Kids (and adults) can get all pent up during holiday time. Surprise little ones by clearing the furniture out of the center of the room, turning on some fun music, and dancing vigorously for 10 minutes. Or bundle up the family and take a wintry walk while playing “I Spy.” Exercise releases feel-good chemical and is one of the fastest ways to chase away holiday blahs and instill a sense of togetherness.

(5) Blow out negativity, light up hope.

Create a family ritual of hope. Have two candles for each family member: one lit, one not. Have each imagine what they’d like to let go of – what no longer serves them – and say, “I’m going to toss this out (anger, worry, meanness to my sister) when I blow this candle out.” Then light a new candle and share, “I hope to bring in (kindness, faith, cleaning my room) as I light anew.” Let go of the old and bring in the new. You can use one candle to symbolize all, or light up your whole home with several.

(6) Be grateful for who you live with.

Avoid some of the little and big jealousies that crop up from comparing who has a bigger present or counting how many gifts go to whom by starting early and giving gifts of appreciation – to each family member. Take the rest of December and every day have each person share something they appreciate about another (big brother allowing younger sister to hang out in his room). Make a running list and post on the fridge or in the family room to remind each other when stresses build that you really do care about and love each other.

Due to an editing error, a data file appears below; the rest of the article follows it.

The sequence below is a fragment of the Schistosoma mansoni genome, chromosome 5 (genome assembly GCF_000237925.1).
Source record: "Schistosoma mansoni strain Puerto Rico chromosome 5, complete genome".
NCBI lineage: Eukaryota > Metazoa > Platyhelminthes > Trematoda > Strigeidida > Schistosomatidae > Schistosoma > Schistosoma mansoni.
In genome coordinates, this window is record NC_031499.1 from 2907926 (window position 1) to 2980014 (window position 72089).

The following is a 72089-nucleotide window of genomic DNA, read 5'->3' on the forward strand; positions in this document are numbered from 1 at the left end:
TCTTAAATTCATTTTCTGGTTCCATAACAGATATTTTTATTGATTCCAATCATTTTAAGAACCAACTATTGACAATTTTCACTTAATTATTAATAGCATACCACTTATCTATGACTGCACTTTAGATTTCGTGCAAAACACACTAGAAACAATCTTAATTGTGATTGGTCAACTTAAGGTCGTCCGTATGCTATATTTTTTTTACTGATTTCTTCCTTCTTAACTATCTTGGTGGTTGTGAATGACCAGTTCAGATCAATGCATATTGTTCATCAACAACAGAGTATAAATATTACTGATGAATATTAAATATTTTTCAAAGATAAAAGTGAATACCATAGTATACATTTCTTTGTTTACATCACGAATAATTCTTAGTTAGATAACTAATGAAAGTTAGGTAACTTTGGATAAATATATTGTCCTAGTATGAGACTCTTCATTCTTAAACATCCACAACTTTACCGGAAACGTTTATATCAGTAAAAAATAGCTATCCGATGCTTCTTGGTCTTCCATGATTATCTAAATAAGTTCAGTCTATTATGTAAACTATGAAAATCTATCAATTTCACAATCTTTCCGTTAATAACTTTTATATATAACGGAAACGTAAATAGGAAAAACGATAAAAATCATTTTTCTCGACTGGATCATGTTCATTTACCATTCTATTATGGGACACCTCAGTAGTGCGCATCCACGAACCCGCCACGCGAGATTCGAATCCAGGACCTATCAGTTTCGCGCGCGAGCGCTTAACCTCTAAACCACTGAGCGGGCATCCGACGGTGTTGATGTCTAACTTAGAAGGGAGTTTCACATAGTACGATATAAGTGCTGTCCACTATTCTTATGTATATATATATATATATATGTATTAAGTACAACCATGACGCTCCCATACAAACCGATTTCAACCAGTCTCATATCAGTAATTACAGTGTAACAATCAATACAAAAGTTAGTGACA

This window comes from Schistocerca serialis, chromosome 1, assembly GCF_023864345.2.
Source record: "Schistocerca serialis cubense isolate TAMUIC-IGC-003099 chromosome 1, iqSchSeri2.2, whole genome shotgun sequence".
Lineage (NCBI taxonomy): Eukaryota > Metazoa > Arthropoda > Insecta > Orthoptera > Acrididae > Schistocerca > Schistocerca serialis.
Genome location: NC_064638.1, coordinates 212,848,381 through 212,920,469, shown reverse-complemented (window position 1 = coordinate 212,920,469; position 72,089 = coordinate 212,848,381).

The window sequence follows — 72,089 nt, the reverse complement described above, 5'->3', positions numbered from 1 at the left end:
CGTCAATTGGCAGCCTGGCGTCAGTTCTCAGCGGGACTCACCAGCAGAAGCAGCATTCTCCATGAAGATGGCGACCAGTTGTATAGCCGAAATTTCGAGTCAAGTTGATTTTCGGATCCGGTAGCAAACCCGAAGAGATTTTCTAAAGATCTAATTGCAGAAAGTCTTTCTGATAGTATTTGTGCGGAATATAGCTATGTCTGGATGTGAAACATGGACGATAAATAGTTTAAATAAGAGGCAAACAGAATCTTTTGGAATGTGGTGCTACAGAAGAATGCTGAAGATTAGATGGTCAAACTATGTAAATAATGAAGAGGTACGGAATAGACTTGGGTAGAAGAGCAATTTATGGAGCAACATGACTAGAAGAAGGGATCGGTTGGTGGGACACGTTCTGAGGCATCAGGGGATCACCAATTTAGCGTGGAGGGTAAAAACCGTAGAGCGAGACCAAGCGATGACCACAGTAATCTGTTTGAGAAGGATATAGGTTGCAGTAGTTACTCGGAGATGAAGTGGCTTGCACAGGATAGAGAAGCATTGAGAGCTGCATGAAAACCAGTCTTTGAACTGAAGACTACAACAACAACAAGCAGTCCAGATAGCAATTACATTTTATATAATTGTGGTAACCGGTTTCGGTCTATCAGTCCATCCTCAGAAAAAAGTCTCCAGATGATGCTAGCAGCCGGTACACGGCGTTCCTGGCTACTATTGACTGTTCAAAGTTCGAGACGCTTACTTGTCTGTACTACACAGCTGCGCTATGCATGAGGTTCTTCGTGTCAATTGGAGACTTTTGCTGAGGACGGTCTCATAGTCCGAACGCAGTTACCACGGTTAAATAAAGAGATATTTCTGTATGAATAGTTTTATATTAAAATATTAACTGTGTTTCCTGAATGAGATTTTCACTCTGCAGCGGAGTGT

(7) Spread the joy around.

The time-honored tradition of helping others can shift priorities. If kids or teens are moping around or showing signs of stress, take them to the local soup kitchen to serve meals. Visit a nursing home with hand-made cards or offer a free concert. Helping others gives kids a feeling of more control and a sense of being both useful and appreciated.

We hope that these strategies will help you and your family have a wonderful, stress-free holiday this Christmas.

Charlotte Reznick Ph.D., is a child educational psychologist, an Associate Clinical Professor Emeritus of Psychology at UCLA, and author of The Power of Your Child’s Imagination: How to Transform Stress and Anxiety into Joy and Success (Perigee/Penguin). As the creator of Imagery for Kids: Breakthrough for Learning, Creativity, and Empowerment, a positive coping skills program, Dr. Reznick has pioneered therapeutic interventions, combining visualization and meditation techniques to help children realize their full potential. In addition to her private practice, she creates therapeutic relaxation CDs for children, teens, and parents, and teaches workshops internationally on the healing power of children’s imagination.

 

 

 

Share
Comments ( 0 )